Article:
By Steve Moran

The theme has become so tired, I almost hate to repeat it. No one wants to move into senior living communities unless they have no other choice. (For sure Life Plan Communities are a different story, but they represent such a tiny fraction of the marketplace, that it barely counts.)

It is so bad, that mostly even senior living executives don’t want to move into their own communities, again with a few isolated exceptions.

The Big Benefits to Older People

There is compelling data that when older people live in a congregate setting (senior living) they live longer, healthier, and happier lives. But at the same time, the data demonstrates senior living has a long way to go solving the loneliness problem. To the point, I find myself thinking: “If we are this good (when we are actually not all that good), what kind of an impact would we have on those growing older if we were really good at solving the loneliness problem?”

Benefits to Senior Living

At least in the short run, I think it is near impossible to get people to go from hating the idea of moving into senior living to loving it. But I do believe we can make it so that as older people start to lose physical and mental abilities, they will think of senior living earlier and in a much more positive light. When we figure this out:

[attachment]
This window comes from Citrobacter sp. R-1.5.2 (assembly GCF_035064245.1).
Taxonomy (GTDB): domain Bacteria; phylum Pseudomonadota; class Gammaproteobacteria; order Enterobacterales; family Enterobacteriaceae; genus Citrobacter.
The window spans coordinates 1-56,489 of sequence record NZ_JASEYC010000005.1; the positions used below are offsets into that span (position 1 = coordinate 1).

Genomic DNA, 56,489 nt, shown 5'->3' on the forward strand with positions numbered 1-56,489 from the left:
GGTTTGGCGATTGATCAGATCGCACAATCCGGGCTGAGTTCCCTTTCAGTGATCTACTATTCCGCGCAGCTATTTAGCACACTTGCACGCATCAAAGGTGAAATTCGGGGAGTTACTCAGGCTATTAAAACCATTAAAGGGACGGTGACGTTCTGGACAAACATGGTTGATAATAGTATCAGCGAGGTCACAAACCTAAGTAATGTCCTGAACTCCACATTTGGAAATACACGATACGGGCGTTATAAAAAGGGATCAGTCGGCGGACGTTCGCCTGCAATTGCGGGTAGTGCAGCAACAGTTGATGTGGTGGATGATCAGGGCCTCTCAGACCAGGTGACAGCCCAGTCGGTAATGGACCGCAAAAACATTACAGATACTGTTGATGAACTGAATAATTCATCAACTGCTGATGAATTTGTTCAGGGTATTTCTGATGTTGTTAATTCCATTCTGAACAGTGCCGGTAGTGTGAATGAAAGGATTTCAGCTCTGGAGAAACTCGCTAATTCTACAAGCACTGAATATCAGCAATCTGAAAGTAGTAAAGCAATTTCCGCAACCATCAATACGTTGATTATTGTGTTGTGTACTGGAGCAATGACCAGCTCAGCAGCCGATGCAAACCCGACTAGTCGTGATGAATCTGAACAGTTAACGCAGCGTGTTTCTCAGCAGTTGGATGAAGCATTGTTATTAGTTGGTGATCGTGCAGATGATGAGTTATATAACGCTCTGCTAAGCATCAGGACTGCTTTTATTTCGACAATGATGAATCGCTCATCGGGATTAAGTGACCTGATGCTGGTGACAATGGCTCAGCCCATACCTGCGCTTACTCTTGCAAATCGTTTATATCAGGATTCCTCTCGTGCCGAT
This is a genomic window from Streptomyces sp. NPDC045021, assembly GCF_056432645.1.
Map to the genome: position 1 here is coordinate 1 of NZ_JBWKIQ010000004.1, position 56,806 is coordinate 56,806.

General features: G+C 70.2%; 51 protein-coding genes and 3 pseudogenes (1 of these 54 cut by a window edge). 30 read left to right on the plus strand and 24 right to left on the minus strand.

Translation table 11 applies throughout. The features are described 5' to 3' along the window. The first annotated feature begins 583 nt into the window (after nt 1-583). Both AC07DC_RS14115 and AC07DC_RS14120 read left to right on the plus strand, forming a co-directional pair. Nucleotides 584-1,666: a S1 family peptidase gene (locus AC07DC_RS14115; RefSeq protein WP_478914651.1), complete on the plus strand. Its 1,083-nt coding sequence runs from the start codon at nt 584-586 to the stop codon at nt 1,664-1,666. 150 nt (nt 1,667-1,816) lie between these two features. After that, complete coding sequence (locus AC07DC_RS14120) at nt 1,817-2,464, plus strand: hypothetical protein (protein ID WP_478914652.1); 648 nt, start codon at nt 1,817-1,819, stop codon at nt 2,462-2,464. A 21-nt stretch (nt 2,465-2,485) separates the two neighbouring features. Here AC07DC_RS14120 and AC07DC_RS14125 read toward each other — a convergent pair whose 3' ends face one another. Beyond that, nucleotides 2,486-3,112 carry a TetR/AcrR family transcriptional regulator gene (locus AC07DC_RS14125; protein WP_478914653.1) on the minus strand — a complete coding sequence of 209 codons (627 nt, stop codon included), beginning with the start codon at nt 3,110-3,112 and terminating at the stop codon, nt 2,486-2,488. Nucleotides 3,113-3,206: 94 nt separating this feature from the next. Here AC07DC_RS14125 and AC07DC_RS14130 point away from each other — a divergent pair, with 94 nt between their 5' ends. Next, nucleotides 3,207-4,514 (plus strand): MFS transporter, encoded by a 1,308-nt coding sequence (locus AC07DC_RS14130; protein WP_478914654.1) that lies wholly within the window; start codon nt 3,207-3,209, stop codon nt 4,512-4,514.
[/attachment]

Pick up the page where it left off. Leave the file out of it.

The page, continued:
• Lengths of stay will increase; just a one month length of stay increase in a 100 unit community is the economic equivalent of filling 8 additional units
  • Prospects will become residents earlier
  • Families will love senior living more and recommend it to their friends
  • Residents will be less demanding
  • Net operating income will be better

How Do We Figure This Out?

I am sure this is not a complete solution, but it is a great place to start. We need to put together a statistically valid sample of age 75 or 80-plus seniors, who mostly live in places other than senior living (probably around 1,000 individuals) who rank at the bottom of the loneliness scale. We then need to figure out why they are beating the loneliness odds and incorporate those lessons into senior living programming.

I am convinced that we need to put as many resources into programming as we do dining. At this point, those investments would pay huge dividends that would flow straight to the bottom line.